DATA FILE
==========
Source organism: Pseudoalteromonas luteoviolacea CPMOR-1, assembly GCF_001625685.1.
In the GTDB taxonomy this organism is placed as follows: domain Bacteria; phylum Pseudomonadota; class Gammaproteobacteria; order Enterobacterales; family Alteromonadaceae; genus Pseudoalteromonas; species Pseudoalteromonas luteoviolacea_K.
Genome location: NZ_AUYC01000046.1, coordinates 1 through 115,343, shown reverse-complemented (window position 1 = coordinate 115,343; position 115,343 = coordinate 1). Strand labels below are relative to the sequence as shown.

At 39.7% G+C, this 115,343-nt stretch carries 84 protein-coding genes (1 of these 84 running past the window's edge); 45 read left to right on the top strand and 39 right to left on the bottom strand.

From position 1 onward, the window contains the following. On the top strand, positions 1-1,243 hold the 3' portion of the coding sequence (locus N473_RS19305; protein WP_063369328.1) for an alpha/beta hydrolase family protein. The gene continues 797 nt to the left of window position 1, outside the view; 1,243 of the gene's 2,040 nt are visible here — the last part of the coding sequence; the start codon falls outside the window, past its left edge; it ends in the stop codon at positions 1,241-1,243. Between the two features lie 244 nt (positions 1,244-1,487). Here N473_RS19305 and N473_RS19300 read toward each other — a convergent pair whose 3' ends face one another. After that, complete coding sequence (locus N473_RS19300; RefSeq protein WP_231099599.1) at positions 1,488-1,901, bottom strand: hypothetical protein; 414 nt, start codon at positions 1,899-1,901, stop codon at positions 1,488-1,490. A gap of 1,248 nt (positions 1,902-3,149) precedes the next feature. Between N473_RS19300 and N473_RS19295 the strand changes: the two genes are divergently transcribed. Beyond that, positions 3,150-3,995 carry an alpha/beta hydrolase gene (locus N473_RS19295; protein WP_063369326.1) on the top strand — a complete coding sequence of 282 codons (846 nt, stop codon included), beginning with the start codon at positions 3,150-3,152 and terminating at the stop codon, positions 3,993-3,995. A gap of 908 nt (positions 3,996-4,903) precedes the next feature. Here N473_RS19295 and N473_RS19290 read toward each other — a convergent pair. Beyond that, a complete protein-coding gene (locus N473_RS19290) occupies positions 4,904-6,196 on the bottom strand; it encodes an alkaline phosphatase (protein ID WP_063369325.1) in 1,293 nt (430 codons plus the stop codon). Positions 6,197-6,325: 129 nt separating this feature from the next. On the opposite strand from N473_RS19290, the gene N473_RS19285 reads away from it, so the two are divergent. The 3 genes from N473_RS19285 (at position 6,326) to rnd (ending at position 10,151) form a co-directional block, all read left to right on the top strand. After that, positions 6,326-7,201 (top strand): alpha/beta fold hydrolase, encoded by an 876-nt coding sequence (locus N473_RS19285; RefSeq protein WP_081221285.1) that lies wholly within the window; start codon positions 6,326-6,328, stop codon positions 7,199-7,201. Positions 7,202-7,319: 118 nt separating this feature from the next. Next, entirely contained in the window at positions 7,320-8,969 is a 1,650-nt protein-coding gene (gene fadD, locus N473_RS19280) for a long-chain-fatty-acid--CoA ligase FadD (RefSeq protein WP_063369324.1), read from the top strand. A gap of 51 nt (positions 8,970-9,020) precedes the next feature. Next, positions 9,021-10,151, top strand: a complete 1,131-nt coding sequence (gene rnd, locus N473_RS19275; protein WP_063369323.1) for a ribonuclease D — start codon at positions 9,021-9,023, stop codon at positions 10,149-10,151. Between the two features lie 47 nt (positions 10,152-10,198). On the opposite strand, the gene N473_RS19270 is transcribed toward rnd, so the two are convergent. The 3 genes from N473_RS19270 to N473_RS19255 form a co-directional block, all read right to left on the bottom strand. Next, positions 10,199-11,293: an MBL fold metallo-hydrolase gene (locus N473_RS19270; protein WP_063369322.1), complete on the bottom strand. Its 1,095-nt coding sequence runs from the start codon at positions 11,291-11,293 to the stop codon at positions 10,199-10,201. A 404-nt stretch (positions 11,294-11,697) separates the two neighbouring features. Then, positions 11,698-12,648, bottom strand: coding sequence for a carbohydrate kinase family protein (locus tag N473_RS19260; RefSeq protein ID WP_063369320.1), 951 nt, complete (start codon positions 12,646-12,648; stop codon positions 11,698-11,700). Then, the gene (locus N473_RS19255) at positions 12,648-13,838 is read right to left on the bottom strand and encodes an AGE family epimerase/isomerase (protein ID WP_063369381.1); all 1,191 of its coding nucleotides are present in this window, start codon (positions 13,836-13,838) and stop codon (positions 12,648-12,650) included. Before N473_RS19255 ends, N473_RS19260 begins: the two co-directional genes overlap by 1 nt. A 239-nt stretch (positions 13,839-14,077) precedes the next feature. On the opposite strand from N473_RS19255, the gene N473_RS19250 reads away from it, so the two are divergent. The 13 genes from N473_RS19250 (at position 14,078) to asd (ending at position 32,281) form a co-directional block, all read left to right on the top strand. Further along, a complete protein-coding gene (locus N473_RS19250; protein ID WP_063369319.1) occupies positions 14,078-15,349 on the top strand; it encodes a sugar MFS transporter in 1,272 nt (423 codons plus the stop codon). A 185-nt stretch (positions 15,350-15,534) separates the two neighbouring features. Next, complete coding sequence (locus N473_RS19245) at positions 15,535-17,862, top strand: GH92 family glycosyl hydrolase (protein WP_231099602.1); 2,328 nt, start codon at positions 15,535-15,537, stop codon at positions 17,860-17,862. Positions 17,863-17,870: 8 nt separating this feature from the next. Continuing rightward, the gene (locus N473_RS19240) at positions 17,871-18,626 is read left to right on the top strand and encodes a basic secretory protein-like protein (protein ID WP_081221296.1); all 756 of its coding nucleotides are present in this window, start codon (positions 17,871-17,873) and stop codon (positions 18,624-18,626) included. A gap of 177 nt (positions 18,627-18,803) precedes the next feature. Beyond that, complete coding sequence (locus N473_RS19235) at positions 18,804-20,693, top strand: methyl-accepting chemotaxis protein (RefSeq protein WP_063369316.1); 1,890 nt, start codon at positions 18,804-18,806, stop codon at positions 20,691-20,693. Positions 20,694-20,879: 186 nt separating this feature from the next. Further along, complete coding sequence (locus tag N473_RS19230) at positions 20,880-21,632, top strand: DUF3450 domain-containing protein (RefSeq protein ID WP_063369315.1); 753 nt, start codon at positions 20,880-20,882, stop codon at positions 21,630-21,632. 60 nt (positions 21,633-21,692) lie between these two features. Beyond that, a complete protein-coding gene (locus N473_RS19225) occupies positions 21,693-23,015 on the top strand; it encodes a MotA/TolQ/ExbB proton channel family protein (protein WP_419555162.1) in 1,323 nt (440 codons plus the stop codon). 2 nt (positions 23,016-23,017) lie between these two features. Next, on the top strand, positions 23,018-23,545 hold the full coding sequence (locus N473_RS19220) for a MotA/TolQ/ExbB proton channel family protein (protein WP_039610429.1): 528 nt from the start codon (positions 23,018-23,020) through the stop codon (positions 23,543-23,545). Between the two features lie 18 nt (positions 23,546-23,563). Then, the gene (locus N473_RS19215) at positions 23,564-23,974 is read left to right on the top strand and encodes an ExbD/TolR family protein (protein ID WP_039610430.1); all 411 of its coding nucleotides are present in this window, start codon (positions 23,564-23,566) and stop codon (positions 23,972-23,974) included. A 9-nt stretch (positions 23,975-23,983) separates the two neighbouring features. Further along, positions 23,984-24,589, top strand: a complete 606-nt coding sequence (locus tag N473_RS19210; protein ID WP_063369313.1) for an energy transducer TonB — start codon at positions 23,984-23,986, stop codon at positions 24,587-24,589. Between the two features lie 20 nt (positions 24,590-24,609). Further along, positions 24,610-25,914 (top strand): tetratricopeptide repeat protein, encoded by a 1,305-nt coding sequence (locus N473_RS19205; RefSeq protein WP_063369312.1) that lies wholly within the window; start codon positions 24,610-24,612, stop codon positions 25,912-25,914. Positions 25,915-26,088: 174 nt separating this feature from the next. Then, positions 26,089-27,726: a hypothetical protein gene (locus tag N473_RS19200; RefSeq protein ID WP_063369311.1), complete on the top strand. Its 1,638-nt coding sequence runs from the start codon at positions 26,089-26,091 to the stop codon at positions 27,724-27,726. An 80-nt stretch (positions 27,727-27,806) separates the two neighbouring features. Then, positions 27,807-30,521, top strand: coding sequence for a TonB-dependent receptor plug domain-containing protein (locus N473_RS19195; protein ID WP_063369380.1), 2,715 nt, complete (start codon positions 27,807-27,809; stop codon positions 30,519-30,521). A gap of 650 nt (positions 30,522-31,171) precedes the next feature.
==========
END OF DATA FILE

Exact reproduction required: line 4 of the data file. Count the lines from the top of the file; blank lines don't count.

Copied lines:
At 39.7% G+C, this 115,343-nt stretch carries 84 protein-coding genes (1 of these 84 running past the window's edge); 45 read left to right on the top strand and 39 right to left on the bottom strand.